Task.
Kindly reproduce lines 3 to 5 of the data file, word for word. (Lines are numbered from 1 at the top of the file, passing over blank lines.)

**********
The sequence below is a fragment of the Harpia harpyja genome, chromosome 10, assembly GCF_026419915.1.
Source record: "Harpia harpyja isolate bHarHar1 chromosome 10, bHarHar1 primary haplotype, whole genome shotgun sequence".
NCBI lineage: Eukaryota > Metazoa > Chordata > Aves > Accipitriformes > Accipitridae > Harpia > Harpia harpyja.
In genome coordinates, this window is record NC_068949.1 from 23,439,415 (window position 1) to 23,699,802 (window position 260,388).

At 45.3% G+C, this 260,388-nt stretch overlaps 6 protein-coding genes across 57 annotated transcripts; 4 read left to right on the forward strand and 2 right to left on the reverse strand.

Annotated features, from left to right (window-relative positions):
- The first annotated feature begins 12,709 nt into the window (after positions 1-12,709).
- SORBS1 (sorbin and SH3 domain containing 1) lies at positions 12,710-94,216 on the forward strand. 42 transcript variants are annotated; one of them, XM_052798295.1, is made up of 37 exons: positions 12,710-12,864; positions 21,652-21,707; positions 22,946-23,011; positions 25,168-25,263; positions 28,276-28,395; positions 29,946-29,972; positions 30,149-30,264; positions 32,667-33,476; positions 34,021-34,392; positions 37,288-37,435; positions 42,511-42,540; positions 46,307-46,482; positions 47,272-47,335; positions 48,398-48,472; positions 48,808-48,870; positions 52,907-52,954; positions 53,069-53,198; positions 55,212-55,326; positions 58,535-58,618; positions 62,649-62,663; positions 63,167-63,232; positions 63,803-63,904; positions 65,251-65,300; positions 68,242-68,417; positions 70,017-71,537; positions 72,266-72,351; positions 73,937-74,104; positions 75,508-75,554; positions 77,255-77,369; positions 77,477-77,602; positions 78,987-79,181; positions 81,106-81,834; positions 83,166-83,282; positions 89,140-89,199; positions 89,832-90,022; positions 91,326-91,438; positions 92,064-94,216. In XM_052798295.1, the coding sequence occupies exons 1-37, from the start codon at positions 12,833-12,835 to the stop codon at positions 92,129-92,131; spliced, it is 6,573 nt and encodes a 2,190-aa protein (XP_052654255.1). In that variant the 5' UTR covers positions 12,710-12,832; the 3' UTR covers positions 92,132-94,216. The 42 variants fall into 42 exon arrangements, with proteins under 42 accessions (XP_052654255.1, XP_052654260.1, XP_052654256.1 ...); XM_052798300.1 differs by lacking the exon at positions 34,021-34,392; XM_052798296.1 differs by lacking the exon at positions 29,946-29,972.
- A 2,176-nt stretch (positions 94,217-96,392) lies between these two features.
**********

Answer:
NCBI lineage: Eukaryota > Metazoa > Chordata > Aves > Accipitriformes > Accipitridae > Harpia > Harpia harpyja.
In genome coordinates, this window is record NC_068949.1 from 23,439,415 (window position 1) to 23,699,802 (window position 260,388).

At 45.3% G+C, this 260,388-nt stretch overlaps 6 protein-coding genes across 57 annotated transcripts; 4 read left to right on the forward strand and 2 right to left on the reverse strand.